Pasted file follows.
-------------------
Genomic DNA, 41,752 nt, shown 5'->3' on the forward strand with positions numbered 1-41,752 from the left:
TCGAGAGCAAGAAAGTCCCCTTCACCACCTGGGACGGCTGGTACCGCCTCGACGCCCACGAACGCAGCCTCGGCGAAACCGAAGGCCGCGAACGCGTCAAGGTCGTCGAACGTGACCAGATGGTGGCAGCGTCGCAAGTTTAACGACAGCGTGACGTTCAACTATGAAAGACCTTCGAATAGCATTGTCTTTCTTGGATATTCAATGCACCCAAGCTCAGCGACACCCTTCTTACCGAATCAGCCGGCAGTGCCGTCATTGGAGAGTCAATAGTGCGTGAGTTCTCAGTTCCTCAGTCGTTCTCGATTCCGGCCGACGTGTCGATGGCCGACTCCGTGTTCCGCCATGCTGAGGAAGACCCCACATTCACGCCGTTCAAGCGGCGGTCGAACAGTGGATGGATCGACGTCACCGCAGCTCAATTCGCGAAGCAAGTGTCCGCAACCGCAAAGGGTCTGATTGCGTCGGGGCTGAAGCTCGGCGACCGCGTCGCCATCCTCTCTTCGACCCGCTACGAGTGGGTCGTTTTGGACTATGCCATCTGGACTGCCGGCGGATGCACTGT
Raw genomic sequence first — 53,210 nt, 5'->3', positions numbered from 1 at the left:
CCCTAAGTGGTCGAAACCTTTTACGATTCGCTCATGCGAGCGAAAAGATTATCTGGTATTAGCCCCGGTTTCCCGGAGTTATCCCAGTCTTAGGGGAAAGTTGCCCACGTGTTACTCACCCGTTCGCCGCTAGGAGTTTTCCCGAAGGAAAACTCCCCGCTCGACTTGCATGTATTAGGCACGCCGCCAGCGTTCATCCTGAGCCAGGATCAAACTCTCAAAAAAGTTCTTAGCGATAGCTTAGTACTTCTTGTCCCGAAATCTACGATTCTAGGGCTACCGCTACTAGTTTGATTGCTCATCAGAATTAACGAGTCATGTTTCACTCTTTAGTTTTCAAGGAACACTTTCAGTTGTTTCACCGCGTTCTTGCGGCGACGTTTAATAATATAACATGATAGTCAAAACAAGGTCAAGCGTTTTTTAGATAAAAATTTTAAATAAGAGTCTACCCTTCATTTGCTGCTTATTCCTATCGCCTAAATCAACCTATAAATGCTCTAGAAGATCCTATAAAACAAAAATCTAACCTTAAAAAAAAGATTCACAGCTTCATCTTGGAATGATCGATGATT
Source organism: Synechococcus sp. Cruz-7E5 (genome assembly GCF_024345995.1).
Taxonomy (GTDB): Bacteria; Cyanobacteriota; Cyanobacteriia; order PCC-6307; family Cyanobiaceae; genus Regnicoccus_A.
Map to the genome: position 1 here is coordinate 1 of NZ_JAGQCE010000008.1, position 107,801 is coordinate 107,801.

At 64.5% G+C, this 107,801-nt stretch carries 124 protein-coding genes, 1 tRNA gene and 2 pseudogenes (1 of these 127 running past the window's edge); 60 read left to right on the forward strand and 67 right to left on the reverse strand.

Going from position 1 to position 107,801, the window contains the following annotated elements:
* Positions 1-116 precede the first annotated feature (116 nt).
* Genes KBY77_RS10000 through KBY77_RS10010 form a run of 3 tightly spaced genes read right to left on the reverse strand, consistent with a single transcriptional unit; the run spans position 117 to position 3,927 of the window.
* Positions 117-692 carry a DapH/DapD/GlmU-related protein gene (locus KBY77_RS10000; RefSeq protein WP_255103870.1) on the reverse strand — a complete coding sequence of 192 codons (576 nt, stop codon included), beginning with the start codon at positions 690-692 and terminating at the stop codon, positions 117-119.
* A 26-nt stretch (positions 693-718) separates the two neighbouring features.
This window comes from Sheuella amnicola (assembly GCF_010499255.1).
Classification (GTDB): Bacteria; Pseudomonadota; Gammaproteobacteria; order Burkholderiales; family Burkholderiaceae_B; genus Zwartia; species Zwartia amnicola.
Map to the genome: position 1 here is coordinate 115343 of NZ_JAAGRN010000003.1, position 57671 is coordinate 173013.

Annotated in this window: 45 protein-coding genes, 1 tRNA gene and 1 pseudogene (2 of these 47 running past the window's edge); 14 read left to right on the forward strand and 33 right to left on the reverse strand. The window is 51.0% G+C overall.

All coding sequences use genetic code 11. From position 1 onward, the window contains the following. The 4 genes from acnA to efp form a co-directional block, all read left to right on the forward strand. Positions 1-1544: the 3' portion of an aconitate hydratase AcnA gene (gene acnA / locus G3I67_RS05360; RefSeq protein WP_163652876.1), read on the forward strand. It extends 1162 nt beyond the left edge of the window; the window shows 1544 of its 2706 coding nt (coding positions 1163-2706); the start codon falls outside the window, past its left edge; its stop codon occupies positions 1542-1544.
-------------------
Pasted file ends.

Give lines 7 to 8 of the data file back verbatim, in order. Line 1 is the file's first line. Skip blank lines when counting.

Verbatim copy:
Map to the genome: position 1 here is coordinate 1 of NZ_JAGQCE010000008.1, position 107,801 is coordinate 107,801.

At 64.5% G+C, this 107,801-nt stretch carries 124 protein-coding genes, 1 tRNA gene and 2 pseudogenes (1 of these 127 running past the window's edge); 60 read left to right on the forward strand and 67 right to left on the reverse strand.